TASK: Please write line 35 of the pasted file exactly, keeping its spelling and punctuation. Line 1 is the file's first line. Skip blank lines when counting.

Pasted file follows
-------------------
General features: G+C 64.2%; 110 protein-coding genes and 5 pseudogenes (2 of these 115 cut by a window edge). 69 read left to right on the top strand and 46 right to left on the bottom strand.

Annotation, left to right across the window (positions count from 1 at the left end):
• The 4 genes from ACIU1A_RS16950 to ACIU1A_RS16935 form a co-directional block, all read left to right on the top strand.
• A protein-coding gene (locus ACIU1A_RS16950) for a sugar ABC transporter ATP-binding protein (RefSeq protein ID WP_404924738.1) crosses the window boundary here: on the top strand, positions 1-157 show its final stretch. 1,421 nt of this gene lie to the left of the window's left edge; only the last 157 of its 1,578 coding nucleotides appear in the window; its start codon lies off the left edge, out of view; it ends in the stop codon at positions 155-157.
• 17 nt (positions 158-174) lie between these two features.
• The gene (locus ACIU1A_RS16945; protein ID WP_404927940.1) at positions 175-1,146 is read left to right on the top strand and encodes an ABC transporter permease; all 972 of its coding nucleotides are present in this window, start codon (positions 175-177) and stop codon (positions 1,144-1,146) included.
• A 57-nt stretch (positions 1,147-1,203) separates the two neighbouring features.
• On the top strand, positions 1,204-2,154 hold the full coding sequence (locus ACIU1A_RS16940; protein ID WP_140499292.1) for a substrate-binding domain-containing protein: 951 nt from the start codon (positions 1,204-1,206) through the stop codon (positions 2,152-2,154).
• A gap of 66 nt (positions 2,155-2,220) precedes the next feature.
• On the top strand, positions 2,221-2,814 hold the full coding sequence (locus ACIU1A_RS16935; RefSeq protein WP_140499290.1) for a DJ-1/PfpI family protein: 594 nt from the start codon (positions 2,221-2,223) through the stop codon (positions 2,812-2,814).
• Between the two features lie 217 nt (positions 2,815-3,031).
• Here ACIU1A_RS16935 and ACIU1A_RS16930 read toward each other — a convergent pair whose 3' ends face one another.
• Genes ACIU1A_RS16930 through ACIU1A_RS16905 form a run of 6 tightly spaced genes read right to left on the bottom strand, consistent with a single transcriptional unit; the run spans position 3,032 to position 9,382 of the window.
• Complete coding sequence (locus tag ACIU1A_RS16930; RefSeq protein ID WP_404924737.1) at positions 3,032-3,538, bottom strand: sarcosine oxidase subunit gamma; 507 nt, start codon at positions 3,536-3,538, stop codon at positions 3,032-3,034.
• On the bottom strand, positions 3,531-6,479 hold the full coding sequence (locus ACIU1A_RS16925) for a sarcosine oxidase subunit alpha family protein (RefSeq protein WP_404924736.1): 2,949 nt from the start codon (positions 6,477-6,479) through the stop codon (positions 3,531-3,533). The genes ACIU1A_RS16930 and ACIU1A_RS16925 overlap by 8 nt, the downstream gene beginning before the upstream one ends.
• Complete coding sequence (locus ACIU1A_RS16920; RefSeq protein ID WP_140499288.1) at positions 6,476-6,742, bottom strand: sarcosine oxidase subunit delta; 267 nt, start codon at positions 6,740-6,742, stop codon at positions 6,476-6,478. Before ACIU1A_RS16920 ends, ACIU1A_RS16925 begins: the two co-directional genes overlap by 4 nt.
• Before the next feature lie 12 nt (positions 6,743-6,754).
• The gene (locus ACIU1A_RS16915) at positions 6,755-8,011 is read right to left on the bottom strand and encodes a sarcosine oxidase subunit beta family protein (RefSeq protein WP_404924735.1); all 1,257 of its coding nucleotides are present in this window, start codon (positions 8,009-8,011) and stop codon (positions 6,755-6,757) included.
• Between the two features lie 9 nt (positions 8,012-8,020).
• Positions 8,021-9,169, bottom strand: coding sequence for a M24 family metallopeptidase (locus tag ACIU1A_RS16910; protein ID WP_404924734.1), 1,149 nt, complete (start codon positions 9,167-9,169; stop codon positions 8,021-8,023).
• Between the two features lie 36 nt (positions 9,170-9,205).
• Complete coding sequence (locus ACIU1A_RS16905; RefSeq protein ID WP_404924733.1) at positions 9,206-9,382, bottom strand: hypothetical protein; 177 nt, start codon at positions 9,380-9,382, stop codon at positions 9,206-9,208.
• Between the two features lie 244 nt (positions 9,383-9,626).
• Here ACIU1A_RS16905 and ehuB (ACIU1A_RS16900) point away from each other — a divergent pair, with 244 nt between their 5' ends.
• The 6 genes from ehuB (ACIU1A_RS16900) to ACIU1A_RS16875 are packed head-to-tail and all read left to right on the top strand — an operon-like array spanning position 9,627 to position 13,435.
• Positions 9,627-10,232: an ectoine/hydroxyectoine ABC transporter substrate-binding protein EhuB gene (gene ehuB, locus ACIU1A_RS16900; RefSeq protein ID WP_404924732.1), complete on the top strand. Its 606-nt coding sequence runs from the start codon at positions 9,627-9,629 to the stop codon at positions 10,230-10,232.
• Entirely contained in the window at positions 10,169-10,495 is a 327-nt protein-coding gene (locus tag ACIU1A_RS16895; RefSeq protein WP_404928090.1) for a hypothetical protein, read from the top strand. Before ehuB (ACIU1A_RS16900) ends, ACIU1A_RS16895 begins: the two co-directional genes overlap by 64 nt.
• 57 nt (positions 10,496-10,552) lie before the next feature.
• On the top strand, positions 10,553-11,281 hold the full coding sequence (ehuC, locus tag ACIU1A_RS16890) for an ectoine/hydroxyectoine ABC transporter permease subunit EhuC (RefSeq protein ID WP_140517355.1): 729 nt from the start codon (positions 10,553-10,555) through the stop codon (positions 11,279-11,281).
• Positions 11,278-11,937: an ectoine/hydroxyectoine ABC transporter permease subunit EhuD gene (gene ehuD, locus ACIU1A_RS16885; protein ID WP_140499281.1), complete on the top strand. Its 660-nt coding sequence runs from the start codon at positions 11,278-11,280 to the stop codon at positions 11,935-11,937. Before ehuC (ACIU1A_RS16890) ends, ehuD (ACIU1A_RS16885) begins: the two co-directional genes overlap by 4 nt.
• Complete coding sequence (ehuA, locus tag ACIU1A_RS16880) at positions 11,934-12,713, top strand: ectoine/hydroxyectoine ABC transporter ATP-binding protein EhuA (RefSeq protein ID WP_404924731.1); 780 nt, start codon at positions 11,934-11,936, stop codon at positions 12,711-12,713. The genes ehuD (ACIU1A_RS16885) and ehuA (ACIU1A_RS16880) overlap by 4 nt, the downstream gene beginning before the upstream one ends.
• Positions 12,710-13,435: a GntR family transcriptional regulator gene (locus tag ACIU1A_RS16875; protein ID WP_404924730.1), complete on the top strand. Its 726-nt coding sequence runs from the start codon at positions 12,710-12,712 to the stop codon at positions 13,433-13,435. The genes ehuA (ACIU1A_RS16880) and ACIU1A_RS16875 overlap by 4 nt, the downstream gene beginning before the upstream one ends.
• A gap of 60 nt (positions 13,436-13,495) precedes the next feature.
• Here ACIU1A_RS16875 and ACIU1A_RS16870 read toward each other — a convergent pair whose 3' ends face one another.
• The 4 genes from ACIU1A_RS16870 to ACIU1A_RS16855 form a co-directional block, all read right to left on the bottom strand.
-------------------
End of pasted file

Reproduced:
• The 4 genes from ACIU1A_RS16870 to ACIU1A_RS16855 form a co-directional block, all read right to left on the bottom strand.